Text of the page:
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4 Classic Halloween-Inspired Poems To Get You in The Spooky Spirit

There’s something especially haunting about classic Halloween poems. The style, the distinct voice and tone of each writer, and the timeless relevance of its themes make these works stand the test of time. Exploring topics such as pain, loss, nostalgia, death, and the past, these classic pieces are sure to get you in a Halloween mindset. 


1. Ghost MusicRobert Graves

Gloomy and bare the organ-loft,
Bent-backed and blind the organist.
From rafters looming shadowy,
From the pipes’ tuneful company,
Drifted together drowsily,
Innumerable, formless, dim,
The ghosts of long-dead melodies,
Of anthems, stately, thunderous,
Of Kyries shrill and tremulous:
In melancholy drowsy-sweet
They huddled there in harmony.
Like bats at noontide rafter-hung


Graves marries the concepts of monotony and melancholy in this piece, filling the reader with a sense of dread and discontent. The imagery of “bats at noontide” and “long-dead melodies” impress upon the reader that the scene does not belong in the present but is a lingering reminder of a past the author would rather forget. 


2. An excerpt from The Raven Edgar Allan Poe

Once upon a midnight dreary, while I pondered, weak and weary,

Over many a quaint and curious volume of forgotten lore—

    While I nodded, nearly napping, suddenly there came a tapping,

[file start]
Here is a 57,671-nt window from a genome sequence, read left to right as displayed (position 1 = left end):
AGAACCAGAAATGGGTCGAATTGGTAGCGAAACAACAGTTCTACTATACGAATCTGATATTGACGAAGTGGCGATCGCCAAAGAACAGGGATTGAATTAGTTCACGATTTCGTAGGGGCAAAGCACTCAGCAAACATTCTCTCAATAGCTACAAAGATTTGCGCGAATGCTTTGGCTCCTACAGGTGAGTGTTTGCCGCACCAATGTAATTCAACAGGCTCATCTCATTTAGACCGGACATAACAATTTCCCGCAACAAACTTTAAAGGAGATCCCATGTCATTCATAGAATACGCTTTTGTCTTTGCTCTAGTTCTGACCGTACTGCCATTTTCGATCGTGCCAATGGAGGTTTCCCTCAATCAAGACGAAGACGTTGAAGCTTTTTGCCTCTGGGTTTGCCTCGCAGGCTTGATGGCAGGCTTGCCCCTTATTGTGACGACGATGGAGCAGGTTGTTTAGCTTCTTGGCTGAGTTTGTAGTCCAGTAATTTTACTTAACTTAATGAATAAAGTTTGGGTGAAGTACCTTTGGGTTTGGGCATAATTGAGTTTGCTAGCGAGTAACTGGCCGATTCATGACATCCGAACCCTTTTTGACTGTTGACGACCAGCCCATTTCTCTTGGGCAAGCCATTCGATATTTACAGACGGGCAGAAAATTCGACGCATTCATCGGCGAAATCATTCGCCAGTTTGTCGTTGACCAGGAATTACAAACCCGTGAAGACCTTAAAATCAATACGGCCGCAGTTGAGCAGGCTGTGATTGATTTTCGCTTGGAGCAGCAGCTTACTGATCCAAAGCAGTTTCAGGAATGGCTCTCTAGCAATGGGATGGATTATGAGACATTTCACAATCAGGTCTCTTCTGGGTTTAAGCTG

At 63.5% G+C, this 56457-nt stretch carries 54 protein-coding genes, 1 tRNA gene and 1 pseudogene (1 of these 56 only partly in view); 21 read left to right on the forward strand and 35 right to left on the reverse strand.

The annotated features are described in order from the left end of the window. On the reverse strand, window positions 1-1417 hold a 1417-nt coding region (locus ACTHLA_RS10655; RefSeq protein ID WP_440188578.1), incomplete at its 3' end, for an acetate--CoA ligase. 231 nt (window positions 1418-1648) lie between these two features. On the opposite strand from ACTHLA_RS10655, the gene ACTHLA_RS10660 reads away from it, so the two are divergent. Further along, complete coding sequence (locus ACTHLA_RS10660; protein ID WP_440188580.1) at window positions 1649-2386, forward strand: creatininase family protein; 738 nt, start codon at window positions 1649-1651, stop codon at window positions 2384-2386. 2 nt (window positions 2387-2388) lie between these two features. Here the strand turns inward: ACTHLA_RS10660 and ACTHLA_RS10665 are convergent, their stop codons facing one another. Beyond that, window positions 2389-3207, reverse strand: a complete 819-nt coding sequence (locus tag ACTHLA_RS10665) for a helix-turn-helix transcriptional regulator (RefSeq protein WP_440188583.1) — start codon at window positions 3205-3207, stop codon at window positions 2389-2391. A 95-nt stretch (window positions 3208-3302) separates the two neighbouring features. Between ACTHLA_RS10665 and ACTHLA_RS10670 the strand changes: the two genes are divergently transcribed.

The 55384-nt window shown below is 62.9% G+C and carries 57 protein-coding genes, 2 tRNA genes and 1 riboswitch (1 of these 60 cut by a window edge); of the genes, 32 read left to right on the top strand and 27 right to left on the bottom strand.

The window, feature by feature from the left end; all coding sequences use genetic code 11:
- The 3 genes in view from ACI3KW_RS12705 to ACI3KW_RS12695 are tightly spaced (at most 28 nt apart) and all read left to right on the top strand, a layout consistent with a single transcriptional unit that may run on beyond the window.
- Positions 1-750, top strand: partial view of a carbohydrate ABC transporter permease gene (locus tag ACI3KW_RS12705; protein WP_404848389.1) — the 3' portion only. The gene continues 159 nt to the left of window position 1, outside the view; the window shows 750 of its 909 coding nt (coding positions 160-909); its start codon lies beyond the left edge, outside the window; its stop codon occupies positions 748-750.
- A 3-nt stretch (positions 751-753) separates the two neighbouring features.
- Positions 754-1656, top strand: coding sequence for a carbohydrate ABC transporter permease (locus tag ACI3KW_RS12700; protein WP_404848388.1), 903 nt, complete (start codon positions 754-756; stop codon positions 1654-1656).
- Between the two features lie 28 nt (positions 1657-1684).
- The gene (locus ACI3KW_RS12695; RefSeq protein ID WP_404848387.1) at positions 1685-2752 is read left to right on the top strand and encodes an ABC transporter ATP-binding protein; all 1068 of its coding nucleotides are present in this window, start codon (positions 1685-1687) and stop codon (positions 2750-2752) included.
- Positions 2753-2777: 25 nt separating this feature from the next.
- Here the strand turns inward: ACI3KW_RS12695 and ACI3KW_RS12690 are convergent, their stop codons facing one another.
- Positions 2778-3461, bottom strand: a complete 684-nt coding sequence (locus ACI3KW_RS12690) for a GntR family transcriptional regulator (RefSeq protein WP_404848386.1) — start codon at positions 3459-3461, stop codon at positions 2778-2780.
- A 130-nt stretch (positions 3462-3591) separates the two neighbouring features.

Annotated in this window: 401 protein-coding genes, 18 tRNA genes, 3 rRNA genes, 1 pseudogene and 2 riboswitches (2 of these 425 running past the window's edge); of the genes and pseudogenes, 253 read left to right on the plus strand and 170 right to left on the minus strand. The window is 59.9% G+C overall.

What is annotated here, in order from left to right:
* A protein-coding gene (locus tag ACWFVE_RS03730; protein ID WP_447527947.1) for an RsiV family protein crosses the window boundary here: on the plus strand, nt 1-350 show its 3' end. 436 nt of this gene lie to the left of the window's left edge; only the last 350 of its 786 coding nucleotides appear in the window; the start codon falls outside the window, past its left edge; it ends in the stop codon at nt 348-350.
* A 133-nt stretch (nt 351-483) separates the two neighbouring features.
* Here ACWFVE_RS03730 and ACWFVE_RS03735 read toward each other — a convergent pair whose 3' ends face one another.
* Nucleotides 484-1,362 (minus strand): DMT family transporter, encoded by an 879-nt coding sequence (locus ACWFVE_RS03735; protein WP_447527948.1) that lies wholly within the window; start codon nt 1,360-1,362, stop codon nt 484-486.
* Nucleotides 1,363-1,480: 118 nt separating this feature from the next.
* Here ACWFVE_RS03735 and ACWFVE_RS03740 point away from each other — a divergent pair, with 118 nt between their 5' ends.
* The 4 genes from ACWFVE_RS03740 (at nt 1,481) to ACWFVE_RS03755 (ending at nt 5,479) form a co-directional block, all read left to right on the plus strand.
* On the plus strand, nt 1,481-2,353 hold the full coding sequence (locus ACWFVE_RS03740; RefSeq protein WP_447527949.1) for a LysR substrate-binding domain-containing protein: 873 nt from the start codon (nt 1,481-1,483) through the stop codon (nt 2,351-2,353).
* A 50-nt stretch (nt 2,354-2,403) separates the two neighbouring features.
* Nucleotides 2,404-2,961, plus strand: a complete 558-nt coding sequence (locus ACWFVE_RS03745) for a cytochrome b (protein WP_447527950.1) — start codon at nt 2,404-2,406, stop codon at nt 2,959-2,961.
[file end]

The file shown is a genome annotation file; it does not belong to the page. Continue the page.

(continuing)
As of some one gently rapping, rapping at my chamber door.

“’Tis some visitor,” I muttered, “tapping at my chamber door—

            Only this and nothing more.”


Poe’s The Raven utilizes trochaic octameter, which further emphasizes the overall tone and rhyme structure of this dramatic Halloween favorite. The poem builds in both dread and suspense as the tragic tale of the author and his lost lover comes to light in the dark encounter with the raven. 


3. An excerpt from Haunted Houses Henry Wadsworth Longfellow

We have no title-deeds to house or lands;
Owners and occupants of earlier dates
From graves forgotten stretch their dusty hands,
And hold in mortmain still their old estates.

The spirit-world around this world of sense
Floats like an atmosphere, and everywhere
Wafts through these earthly mists and vapoursdense
A vital breath of more ethereal air.

Longfellow’s poem is not your typical ghost story. Instead of fear and foreboding, this poem brings about feelings of comfort and closure. Longfellow tells a tale that welcomes departed spirits back into their earthly homes as they walk alongside the living. The poem opens with the line, “all houses wherein men have lived and died are haunted houses.” He emphasizes that every being is “haunted” by a past, but that doesn’t mean they will use it to haunt those around them. Longfellow paints a rather different picture of a world where the living and the dead coexist peacefully and unremarkably. 


4. Theme in YellowCarl Sandburg

I spot the hills

With yellow balls in autumn.

I light the prairie cornfields

Orange and tawny gold clusters

And I am called pumpkins.

On the last of October

When dusk is fallen

Children join hands

And circle round me

Singing ghost songs

And love to the harvest moon;

I am a jack-o’-lantern

With terrible teeth

And the children know

I am fooling.


Sandburg’s poem does a beautiful job of capturing the nostalgic innocence of a Halloween night through the perspective of a pumpkin. As the pumpkin grows and changes, it transforms into the very essence of October 31st: a jack-o-lantern. The imagery of children laughing and singing creates an eerie excitement for the holiday, guaranteeing delight for Halloween lovers of all ages. 


For more festive poetry to get you in the Halloween spirit, check out this roundup of spooky poems.